The choice has served me well so far and has checked a few more boxes off in my lifetime experience.

There is only one message to get from this post, some times it is better to trust yourself to either sink or swim. Go with your gut; it’s not about ignoring your friends, but rather trusting your instincts and trying something new.

The Follow-up Shows Follow-thru!

May 24, 2010

This is a title that I wrote down in early January. Since then I have been laid-off and on the harder side of a job search, the side where you need the work more than it is your choice to move. With this new information, this title is even more relevant.

Early in my career I was prone to waiting until I heard back from vendors, superiors or coworkers. I thought that everyone would have a clear idea of time-lines and I would respect their role in the process. During the course of my career I have evolved  to a more proactive approach.

During initial planning for anything (be it getting graphics made for an email or following-up on a job application) I set a prospective time-line with checkpoints that I can control. These checkpoints aren’t meant as a form of micro-management but as reminder for myself to track the progress being made.

The feedback I have received from this new take on my own responsibility has been more than satisfactory. Besides a better understanding for myself, I am better able to communicate with others where projects stand which reflects well on me.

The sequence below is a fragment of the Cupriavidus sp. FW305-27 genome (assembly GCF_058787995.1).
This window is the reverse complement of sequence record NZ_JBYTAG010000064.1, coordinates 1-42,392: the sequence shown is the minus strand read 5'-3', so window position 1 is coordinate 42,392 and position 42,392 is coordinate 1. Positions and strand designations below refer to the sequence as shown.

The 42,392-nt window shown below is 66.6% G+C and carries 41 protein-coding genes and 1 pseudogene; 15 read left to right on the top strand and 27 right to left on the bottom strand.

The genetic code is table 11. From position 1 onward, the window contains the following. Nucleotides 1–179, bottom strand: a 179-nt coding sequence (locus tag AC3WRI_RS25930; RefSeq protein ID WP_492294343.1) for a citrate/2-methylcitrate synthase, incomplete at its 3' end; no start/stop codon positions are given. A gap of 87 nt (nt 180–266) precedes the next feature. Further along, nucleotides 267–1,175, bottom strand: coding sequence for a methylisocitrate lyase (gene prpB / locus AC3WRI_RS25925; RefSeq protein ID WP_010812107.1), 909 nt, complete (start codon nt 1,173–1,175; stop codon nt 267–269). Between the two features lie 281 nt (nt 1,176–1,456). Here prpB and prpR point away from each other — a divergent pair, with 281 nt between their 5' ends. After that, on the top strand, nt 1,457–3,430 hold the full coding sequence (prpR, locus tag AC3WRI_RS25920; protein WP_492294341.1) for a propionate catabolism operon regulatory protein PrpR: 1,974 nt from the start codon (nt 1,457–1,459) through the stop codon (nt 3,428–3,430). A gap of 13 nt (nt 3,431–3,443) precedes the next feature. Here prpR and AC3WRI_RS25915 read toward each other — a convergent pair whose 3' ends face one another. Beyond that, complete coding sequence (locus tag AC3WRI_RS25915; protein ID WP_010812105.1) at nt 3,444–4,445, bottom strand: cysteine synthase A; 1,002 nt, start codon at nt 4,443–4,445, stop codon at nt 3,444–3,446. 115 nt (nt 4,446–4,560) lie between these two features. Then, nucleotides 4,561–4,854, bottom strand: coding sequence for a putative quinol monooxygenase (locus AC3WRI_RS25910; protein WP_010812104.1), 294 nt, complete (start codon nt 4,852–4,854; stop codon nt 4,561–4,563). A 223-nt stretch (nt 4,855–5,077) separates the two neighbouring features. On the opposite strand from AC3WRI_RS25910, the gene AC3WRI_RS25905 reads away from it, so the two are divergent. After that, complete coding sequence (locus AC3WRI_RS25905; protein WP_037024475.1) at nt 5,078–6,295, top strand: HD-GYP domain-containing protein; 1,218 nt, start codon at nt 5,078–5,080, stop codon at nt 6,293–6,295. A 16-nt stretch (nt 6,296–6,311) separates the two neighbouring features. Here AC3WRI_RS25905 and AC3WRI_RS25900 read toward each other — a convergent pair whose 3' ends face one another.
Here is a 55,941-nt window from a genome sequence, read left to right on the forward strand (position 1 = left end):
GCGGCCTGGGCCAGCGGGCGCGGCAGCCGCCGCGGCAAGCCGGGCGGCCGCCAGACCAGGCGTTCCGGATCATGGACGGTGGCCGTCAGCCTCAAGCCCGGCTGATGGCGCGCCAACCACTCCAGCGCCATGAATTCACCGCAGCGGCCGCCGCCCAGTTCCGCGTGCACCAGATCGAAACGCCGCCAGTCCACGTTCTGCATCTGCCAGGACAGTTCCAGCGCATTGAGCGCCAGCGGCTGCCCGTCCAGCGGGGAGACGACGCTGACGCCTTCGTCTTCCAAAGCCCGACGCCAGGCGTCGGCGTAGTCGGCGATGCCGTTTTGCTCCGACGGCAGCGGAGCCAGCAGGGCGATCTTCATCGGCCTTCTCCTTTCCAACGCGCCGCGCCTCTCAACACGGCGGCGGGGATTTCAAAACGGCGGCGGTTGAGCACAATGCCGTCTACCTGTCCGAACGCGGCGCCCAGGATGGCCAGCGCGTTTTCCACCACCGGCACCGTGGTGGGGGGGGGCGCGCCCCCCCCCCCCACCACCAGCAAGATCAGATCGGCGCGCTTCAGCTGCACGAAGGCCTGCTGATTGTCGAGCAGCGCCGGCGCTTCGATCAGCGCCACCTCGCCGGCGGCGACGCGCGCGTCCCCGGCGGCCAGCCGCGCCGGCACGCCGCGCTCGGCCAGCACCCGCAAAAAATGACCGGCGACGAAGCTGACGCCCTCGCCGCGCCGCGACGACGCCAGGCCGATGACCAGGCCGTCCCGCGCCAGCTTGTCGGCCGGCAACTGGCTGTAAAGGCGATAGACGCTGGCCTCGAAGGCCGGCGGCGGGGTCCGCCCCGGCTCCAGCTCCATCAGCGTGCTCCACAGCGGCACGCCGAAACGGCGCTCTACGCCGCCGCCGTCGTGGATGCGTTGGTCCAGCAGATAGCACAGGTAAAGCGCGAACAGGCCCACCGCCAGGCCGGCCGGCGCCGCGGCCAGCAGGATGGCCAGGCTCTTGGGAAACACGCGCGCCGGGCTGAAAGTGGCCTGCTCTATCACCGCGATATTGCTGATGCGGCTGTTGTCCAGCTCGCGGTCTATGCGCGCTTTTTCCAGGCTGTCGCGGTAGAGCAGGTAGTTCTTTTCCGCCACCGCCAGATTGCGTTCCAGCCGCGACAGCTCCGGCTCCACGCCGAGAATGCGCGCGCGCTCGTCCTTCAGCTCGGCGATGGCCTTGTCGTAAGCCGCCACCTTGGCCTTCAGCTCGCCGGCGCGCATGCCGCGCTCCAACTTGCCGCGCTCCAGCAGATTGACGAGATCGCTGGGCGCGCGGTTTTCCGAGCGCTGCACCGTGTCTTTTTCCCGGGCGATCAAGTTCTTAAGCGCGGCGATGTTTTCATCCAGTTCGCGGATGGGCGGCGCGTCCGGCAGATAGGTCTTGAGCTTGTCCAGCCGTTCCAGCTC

I can only tell of my experiences, but follow-ups are vital for forward progression.

Life: locked in 140 character or less.

May 21, 2010

It has been nearly two months since I have been laid-off from my position as a vendor for Microsoft and nearly four months since I have last posted a blog. I have not been lost as I have said before, merely living simpler, 140 characters or less simpler to be exact.

Just as so many others have done, I have switched some of my focuses to Twitter, allowing me to concisely sum up a thought the instant I have it and post it to the masses. If you have visited during my blogging hiatus,  then you may have noticed the feed to the right being updated while the blog has not. It has been my continued experiment in Social Media.

If you are interested in what else I have been up to during the last few months then keep readying. If you are not, then please explore some older postings, as I am about to get a little reflective and ‘preachy’.

Personal and Professional Updates:

  • Laid-off from Microsoft position during a management shuffle
  • Have had several phone-screenings for positions
  • Reached one year of marriage with my beautiful wife
  • Have been doing odds jobs on the side to keep my skills sharp and days busy
  • Learned that nothing can stop forward progression
  • Begun developing business plan as a way to keep thinking

Lowered Expectations

January 30, 2010

You may or may not remember a skit from Fox’s MAD TV called Lowered Expectations. This skit is a take on a dating service for less-than-fortunate (meaning overweight, offensive, ugly Gary Coleman, etc.) people to meet other less-than-fortunate people.

Well, recently I’ve worked on an advertising campaign (with NO development budget) that involved a video spotlight on a website. The details aren’t necessary, but the result was… not professional. It was naturally lit, single shot and you could see that it was practiced; but the result was perfect.Lowered Expectations

The site spotlight format was been built with the YouTube format in mind (although with a better player). The idea is that with the new ‘everyone can do it’ culture, there is a lower threshold for small budget advertising; which gives smaller budgets a chance to expand. Embracing this new Lowered Expectations from consumers is a great way to start off embracing social media and encouraging user content.